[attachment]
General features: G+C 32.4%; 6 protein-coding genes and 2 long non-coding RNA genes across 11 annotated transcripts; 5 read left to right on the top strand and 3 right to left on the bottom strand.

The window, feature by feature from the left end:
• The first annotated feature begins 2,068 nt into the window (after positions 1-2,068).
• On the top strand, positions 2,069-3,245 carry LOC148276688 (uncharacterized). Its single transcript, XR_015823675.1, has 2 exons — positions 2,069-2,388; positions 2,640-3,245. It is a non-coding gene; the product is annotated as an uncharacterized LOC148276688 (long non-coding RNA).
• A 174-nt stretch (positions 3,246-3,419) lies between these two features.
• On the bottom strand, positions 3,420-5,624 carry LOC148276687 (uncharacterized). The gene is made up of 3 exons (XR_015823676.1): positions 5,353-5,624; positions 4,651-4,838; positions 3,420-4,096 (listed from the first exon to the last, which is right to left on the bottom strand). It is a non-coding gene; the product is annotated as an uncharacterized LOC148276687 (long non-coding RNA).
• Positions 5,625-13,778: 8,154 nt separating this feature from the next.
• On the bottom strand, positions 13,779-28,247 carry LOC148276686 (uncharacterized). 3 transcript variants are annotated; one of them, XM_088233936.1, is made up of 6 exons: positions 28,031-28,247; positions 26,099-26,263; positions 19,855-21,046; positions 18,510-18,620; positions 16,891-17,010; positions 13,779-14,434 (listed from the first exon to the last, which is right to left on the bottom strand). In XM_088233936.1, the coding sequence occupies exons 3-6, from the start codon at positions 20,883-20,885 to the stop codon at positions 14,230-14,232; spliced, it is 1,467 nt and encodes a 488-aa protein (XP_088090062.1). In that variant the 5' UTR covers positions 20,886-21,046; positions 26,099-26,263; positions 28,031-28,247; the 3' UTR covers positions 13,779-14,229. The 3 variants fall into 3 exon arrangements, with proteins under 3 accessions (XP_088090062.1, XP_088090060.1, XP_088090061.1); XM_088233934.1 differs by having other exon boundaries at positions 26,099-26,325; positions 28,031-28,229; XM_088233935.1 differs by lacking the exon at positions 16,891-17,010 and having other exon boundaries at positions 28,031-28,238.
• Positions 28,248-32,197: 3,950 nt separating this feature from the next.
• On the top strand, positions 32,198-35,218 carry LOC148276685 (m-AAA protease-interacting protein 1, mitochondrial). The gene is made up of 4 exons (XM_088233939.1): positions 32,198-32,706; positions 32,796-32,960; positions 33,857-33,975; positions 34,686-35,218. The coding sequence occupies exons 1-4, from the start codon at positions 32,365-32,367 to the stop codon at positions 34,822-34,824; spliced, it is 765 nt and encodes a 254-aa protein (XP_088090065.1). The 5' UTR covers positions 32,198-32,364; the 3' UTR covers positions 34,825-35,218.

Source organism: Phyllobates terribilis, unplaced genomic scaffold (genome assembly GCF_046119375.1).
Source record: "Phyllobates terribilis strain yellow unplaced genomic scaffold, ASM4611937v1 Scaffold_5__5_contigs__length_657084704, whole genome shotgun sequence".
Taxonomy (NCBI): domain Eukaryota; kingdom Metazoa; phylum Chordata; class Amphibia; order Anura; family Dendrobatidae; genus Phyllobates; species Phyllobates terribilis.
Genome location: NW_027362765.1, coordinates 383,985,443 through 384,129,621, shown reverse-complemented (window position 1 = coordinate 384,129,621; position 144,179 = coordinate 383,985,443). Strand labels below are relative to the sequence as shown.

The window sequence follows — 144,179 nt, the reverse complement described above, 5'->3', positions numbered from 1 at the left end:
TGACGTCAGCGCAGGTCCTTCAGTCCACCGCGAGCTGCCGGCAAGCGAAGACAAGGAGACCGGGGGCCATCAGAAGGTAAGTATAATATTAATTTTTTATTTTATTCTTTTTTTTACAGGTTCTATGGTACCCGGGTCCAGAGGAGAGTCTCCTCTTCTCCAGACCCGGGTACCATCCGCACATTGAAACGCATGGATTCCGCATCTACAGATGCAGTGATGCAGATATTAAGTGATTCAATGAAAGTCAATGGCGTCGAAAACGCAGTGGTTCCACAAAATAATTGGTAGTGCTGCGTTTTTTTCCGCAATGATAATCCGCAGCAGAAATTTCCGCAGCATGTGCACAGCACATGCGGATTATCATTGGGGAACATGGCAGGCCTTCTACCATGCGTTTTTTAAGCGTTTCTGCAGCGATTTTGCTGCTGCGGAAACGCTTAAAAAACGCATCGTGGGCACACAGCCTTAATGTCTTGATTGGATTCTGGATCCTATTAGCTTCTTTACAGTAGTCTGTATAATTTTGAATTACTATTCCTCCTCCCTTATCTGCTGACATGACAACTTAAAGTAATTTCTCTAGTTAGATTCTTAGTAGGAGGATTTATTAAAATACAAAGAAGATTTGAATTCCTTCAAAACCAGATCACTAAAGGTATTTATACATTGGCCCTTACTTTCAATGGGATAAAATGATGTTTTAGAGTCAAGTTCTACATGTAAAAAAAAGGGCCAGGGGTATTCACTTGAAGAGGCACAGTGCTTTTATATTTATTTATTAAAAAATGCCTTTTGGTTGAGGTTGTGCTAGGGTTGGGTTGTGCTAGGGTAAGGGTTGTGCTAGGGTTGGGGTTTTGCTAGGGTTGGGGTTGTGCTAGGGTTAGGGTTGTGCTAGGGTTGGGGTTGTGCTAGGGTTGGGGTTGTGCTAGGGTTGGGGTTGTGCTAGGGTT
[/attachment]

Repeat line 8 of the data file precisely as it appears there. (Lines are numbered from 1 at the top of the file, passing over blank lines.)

• On the bottom strand, positions 13,779-28,247 carry LOC148276686 (uncharacterized). 3 transcript variants are annotated; one of them, XM_088233936.1, is made up of 6 exons: positions 28,031-28,247; positions 26,099-26,263; positions 19,855-21,046; positions 18,510-18,620; positions 16,891-17,010; positions 13,779-14,434 (listed from the first exon to the last, which is right to left on the bottom strand). In XM_088233936.1, the coding sequence occupies exons 3-6, from the start codon at positions 20,883-20,885 to the stop codon at positions 14,230-14,232; spliced, it is 1,467 nt and encodes a 488-aa protein (XP_088090062.1). In that variant the 5' UTR covers positions 20,886-21,046; positions 26,099-26,263; positions 28,031-28,247; the 3' UTR covers positions 13,779-14,229. The 3 variants fall into 3 exon arrangements, with proteins under 3 accessions (XP_088090062.1, XP_088090060.1, XP_088090061.1); XM_088233934.1 differs by having other exon boundaries at positions 26,099-26,325; positions 28,031-28,229; XM_088233935.1 differs by lacking the exon at positions 16,891-17,010 and having other exon boundaries at positions 28,031-28,238.